These are just a few interesting quotes I came across from To Every Tribe. Hop over there and take a peek at what God is doing in previously unreached lands…
Remember, when you see a missionary coming home broken in body and weary in soul, it isn’t the privations or dangers or things he’s done that leave a deep hurt; it’s the things he couldn’t do that break his heart.
I have seen, at different times, the smoke of a thousand villages – Villages whose people are without Christ, without God, and without hope in the world.
Robert Moffat, 1795-1883 Pioneer Missionary to South Africa
We do not truly understand the gospel if we spend all of our time preaching it to Christians. The gospel is a missionary gospel. It is a communication of Good News to people and in places where the name of Christ is unknown.
David Sitton, President of To Every Tribe Read more of this post
A series of five messages by Tom Chantry on the definition of ‘Reformed’. The subjects are neither the Five Points nor the Five Solas. Rather, they define the word ‘Reformed’ in five distinct but complementary ways. We examine the Reformed Perspective on the Bible, on History, on Salvation, on the church, and on the Christian life.
1) Scripturally Reformed– A Reformed perspective of Scripture: Reformed Christians stand with other Evangelicals in affirming the inspiration, infallibility and inerancy of the Bible. We go further, though, in defending both the clarity and the sufficiency of Scripture. These convictions determine our approach to the Bible – the manner in which we study, interpret, and teach its truths. A church which believes in the sufficiency of Scripture will emphasize the ministry of preaching, and the Bible will be central to everything it does. [Download Here]
2) Confessionally Reformed – A Reformed perspective of History: Scripture teaches us certain things about the history of mankind which should impact the manner in which we look at all of history, including the history of the church. Being convinced that sinful men have not changed, we understand that the problems of each age are not really new.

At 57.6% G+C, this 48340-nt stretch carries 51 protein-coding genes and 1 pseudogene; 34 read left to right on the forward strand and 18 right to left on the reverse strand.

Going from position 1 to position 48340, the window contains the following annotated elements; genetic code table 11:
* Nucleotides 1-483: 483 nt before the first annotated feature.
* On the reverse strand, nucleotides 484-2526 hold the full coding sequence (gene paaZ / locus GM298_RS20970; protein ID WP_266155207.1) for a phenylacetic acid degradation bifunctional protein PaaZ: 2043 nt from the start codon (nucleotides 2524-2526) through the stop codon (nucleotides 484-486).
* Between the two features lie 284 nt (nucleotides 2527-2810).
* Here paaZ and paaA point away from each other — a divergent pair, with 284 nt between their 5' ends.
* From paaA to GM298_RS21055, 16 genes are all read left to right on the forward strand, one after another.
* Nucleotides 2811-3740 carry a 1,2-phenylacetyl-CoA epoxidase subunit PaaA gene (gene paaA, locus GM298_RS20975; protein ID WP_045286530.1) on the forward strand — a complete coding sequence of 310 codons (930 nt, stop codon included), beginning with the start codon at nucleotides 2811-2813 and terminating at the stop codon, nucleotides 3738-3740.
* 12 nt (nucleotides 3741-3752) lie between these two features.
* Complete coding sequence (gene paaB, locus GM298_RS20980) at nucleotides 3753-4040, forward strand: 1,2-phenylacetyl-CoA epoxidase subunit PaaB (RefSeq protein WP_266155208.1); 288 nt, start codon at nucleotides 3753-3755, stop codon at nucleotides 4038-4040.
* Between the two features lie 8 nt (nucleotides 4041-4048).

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This question has been adapted from a post written by Jim Bublitz in 2007 titled Why has Jim become a ‘Reformed’ Christian?
As opposed to a “normal” Christian. . .
What exactly does it mean that I have become “Reformed”.
First off, “Reformed” simply means that I attend a church that holds to the beliefs of the protestant Reformation of the 16th century, when Luther and Calvin and others were instrumental in splitting the true church away from the abuses of the Roman Catholic system that evolved through the medieval centuries…
Like the majority of the churches during the post-Reformation era (and the Puritan era that followed), I have come to believe that Salvation begins with an unfailing work of God in the hearts of all those who will believe. While most churches in our current day believe that you “believe to be born again”, like the Reformers and Puritans I have come to believe the opposite about that; my belief is that you are “born again to believe” (see the change in order?).
Here’s a simple quiz for bible believing Christians who may not be convinced of this. Click the link below and see whether you truly believe that God is sovereign over the salvation of souls. …Read More!
Spurgeon thus described “the difficulties and privileges of a pastor’s wife”:
I would not marry a minister, because the position of minister’s wife is a very difficult one for anyone to fill. Churches do not give a married minister two salaries, one for the husband and the other for the wife; but, in many cases, they look for the services of the wife, whether they pay for them or not.